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HomeTopicsLatin AmericaPanamanian LGBTQ Groups Urge Presidential Candidates to Support Same-Sex Marriage 

Panamanian LGBTQ Groups Urge Presidential Candidates to Support Same-Sex Marriage 

Several LGBTQ groups in Panama asked presidential candidates on Thursday to commit to recognizing same-sex marriage, which was rejected a year ago by the Panamanian justice system.

About fifteen groups are seeking for the candidates to sign a pact on March 27 in which they also commit to promoting laws against discrimination towards members of the LGBTQ community.

These groups intend for the future Panamanian government to comply with the advisory opinion of the Inter-American Court of Human Rights, which in January 2018 determined that homosexual couples have the same rights as heterosexual ones.

The next president “could simply say that Panama is going to assume the advisory opinion (of the Inter-American Court) and allow equal marriage,” Samirah Almengor of the International Coalition of Women and Families, one of the pact’s organizers, told AFP.

“The status of spouse is the key to solving many problems” for couples, Jazmina Rovi of the Association of Parents, Relatives and Friends of Diversity of Panama told AFP.

The eight presidential candidates in the May 5 elections were invited to the presentation of the pact, according to Almengor, but none attended, unlike what they have done to support other causes.

“This is a clear show of disinterest and the little relevance they give us as a population, not knowing that our vote counts,” Almengor lamented.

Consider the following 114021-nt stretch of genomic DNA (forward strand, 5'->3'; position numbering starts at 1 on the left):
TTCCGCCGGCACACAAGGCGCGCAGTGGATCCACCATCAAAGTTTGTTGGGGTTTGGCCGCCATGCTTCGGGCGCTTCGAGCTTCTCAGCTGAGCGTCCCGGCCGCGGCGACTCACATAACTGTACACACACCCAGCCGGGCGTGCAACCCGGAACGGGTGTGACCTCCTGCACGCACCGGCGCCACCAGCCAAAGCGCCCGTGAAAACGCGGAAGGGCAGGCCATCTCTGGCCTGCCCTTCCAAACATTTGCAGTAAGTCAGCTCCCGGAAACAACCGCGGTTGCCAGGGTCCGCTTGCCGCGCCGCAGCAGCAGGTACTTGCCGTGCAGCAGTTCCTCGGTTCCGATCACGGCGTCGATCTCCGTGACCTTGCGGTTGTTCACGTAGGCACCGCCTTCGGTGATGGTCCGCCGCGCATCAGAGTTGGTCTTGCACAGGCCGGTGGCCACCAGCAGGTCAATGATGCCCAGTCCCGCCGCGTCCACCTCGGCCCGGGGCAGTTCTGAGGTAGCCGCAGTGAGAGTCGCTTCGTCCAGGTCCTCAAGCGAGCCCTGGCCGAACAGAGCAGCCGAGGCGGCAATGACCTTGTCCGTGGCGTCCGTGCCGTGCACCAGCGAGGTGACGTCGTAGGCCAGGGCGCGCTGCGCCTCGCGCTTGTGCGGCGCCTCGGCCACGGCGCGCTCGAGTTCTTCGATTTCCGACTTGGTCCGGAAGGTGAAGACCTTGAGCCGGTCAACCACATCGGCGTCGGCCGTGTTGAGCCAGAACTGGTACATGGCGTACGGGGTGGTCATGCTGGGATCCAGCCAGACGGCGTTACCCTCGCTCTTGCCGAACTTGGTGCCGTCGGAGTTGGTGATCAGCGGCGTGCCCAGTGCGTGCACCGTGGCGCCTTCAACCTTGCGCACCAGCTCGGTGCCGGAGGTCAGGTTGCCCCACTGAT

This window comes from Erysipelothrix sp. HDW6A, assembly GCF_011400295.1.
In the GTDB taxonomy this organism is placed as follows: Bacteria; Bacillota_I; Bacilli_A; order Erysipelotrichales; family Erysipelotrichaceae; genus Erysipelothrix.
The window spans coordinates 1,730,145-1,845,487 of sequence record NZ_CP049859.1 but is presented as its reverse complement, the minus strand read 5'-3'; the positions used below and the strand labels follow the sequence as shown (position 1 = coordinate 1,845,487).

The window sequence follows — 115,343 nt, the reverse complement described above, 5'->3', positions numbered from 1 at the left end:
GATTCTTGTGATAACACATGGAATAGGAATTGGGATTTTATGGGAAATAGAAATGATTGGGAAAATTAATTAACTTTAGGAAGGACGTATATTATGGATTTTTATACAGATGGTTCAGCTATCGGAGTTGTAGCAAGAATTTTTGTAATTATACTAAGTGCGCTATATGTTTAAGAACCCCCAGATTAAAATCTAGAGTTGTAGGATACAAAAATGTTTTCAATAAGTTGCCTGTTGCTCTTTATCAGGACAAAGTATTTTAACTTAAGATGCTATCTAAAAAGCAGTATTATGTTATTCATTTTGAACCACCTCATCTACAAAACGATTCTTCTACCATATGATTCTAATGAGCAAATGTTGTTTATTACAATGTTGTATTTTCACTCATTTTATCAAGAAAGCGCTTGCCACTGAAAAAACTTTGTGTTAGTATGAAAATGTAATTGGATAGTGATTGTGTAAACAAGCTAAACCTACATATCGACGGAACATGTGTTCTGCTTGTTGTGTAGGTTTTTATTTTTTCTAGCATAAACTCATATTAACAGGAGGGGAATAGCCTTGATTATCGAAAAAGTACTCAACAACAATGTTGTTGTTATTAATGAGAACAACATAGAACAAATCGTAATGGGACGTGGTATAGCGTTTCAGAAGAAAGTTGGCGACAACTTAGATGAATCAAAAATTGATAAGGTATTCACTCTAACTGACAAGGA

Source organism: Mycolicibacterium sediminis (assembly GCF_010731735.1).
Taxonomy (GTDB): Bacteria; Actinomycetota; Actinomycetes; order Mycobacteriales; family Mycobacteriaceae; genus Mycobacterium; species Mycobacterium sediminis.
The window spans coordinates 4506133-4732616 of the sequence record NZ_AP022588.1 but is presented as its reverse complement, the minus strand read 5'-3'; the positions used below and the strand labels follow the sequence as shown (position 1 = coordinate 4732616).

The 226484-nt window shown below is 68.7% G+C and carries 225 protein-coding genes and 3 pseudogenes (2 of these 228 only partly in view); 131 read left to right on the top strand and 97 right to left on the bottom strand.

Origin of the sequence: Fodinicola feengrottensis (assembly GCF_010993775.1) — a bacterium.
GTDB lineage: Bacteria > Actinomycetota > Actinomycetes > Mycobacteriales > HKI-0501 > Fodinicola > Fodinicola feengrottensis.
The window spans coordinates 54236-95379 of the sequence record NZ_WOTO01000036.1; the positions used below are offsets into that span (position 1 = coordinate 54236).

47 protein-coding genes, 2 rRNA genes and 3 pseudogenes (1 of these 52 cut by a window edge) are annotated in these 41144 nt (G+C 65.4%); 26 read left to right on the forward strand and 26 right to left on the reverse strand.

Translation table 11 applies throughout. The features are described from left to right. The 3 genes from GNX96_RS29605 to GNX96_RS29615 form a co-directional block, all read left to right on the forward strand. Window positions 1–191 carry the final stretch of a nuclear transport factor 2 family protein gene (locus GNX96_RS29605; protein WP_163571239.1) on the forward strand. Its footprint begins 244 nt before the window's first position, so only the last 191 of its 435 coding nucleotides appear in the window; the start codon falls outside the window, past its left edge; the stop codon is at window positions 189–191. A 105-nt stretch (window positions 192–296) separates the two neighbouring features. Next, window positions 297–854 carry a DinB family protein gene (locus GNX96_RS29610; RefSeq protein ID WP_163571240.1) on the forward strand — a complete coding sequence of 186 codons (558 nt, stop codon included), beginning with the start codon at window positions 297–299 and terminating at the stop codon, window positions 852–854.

“There is a mistaken conception that openly declaring yourself a defender of the human rights of the LGBT community will cost you votes,” Rovi added.

In March 2023, the Panamanian Supreme Court rejected recognizing equal marriage, considering that it “does not have the category of a human right” in the Constitution.

The Inter-American Commission on Human Rights, based in Washington, has asked Panama on several occasions to recognize equal marriage.In Central America, only in Costa Rica can same-sex people marry, since 2020.

In Panama, with a strong influence from the Catholic and evangelical churches that oppose equal marriage, the internal codes of several public institutions consider homosexuality a “serious offense,” which can lead to dismissal. Homosexuals and lesbians are also not allowed to donate blood in Panama.

Among the eight candidates are former President Martín Torrijos (2004-2009), the ruling party’s José Gabriel Carrizo and the opposition’s Rómulo Roux and Ricardo Lombana.

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